How does advisor make money?Fiduciary at all times?Conflicts of Interest?
Fee-OnlyPaid only by the clientYesMinimized and disclosed
Fee-BasedPaid by the client + commission from selling products like insurance and annuitiesNoYes
CommissionMajority from selling insurance and investment productsNoYes

It makes sense that consumers would find this confusing. The terminology used by advisors when it comes to fees can feel vague, and fee-based advisors may even try to benefit from the fact that consumers are actively looking for fee-only advisors. 

How to tell if an advisor is fee-only, fee-based, or commission-based

Luckily, consumers aren’t stuck guessing at whether or not an advisor is fee-only. There are a few ways to tell quickly and easily whether an advisor is a fee-only investor or not. 

  1. Check their Form ADV. By checking an advisor’s Form ADV, consumers can see how they’re compensated, the amount of assets their firm manages, other business activities they participate in, and whether or not there has been disciplinary action taken against the firm. 
  2. Research. Do a little bit of digging! Most fee-only or fee-based advisors will loosely outline their fee structure on their website, and you may be able to ask for collateral that reviews fee schedules.
  3. Ask. When in doubt – ask. If an advisor can’t give a clear answer about how they’re compensated, or offers explanations for the products they sell, they’re likely not fee-only.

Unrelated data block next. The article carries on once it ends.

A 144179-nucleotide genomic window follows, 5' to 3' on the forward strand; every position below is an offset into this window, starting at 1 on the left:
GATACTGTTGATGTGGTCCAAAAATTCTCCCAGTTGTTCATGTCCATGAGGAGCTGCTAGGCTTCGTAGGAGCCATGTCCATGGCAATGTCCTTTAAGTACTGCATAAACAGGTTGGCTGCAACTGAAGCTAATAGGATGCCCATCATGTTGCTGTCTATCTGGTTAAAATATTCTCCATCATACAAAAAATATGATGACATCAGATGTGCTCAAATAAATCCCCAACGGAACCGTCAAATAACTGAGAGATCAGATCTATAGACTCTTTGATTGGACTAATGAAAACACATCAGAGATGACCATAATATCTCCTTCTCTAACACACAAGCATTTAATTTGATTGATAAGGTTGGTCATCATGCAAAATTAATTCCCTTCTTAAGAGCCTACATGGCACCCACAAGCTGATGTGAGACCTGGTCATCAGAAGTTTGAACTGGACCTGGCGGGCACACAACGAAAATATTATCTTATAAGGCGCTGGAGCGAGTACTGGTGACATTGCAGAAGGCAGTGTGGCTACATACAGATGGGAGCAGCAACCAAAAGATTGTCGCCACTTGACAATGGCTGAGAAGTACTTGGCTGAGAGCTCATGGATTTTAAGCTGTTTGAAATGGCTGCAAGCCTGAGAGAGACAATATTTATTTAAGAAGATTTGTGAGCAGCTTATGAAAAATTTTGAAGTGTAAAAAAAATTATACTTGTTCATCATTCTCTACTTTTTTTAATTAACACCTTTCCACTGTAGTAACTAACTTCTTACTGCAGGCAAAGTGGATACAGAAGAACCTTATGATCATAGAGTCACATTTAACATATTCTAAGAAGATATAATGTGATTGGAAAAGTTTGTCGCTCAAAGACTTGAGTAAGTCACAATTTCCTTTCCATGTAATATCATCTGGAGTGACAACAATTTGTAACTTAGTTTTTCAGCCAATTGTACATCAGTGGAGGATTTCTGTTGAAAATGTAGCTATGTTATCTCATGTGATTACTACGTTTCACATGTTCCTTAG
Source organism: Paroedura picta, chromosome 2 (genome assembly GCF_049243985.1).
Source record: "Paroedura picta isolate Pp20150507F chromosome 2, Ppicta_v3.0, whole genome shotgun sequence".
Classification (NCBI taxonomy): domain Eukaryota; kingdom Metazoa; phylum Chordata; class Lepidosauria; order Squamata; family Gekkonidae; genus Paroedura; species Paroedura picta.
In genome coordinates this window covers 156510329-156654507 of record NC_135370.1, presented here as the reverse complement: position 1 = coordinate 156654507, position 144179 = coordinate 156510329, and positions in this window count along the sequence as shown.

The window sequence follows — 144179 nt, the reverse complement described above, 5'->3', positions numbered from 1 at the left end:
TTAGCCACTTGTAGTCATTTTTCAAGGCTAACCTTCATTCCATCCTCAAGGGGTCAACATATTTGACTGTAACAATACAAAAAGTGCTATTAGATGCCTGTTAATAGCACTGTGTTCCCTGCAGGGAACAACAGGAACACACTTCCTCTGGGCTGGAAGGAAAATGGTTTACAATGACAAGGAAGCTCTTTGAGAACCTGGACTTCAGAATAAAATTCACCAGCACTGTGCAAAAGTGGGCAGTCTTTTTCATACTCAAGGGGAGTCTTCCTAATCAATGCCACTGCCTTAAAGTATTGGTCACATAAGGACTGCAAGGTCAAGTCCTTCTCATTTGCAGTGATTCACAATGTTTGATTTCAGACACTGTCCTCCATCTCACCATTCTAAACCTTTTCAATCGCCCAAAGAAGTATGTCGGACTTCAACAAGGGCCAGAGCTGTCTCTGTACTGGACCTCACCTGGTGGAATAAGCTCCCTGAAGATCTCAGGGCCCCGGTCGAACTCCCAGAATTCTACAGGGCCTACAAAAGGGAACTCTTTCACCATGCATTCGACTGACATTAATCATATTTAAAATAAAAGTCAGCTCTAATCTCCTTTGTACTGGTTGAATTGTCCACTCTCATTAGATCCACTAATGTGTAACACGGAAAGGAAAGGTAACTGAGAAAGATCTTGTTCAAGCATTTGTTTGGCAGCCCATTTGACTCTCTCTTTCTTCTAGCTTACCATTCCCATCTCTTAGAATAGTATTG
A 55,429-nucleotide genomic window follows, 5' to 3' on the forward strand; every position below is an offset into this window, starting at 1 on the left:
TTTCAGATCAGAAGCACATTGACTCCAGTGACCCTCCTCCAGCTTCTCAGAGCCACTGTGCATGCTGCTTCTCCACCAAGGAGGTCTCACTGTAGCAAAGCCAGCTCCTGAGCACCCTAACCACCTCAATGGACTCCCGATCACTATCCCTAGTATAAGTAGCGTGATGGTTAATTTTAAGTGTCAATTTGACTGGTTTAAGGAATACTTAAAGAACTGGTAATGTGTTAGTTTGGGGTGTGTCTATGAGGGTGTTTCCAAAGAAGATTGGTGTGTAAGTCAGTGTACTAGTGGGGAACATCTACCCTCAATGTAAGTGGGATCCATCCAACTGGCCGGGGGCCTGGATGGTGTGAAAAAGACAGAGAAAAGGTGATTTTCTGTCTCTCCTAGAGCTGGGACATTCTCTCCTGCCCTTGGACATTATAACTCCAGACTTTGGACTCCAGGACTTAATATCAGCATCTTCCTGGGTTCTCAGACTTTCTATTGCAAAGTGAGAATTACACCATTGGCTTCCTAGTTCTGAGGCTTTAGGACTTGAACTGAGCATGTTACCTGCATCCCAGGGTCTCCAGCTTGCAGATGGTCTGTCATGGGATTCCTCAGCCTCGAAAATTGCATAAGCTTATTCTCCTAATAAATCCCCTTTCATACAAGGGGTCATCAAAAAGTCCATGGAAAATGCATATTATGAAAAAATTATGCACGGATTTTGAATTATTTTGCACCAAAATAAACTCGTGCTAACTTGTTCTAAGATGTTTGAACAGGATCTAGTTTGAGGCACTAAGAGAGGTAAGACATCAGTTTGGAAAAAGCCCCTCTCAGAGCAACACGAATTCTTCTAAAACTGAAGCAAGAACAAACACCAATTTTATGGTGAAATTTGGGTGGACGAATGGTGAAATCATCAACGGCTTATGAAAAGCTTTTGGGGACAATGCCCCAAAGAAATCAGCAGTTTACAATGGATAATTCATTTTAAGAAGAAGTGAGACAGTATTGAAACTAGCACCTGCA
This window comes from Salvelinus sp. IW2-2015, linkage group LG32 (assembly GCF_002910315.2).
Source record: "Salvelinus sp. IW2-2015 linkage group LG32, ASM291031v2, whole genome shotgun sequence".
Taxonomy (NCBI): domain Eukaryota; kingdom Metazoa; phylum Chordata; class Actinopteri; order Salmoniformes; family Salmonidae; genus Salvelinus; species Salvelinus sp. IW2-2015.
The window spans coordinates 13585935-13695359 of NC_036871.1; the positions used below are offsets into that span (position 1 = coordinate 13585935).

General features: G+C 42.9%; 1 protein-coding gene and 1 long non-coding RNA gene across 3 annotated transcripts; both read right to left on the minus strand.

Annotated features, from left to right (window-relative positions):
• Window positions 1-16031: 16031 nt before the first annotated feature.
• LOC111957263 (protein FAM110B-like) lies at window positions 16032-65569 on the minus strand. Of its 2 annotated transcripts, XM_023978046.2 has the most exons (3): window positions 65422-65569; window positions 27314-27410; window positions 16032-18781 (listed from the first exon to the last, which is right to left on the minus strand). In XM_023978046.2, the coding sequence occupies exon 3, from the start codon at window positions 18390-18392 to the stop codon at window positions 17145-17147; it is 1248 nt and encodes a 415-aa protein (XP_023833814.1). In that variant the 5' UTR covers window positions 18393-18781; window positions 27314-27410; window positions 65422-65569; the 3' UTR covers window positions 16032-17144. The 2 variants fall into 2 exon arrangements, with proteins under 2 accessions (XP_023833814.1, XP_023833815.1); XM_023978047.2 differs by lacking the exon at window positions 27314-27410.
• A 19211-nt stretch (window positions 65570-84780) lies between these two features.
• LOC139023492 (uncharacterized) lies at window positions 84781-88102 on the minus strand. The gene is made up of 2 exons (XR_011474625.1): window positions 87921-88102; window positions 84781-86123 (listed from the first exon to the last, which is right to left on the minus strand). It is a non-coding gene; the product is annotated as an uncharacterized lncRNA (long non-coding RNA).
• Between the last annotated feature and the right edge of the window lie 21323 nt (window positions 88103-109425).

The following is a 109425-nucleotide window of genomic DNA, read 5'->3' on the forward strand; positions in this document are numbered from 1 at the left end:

How does receiving commission impact investment advice?

It’s important that every consumer understands how their financial advisor is compensated. When an advisor receives commissions from product sales, they’re motivated to sell those specific products – even if they’re not in their clients’ best interest. 

Even if an advisor is fee-based and genuinely feels that they put their clients first, the conflict of interest that commission sales presents is still problematic. Commissions can motivate an advisor to advise a client against some financial decisions that would bring them peace of mind, such as diversifying their portfolio, or paying down debt, in favor of only selecting products they receive a commission from. 

Understanding fee structures that financial advisors use, and how to determine whether an advisor is compensated for the sale of financial products to their clients, can help consumers make empowered decisions about hiring an advisor who has their best interests in mind. At the end of the day, fee-only advisors are the only financial advisors who can confidently say they advise clients without any conflicts of interest. 

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About The Author:

Allan Slider

Allan Slider is the Founder of FeeOnlyNetwork.com, a one-of-a-kind digital platform that elevates the visibility of fee-only financial advisors, individually and collectively. Fee-Only advisors are ONLY compensated by the client and NEVER make commission by selling financial products, or receiving kickbacks from brokerage firms. Allan is a consumer & investor advocate and a 20+ year veteran of online marketing for financial advisors.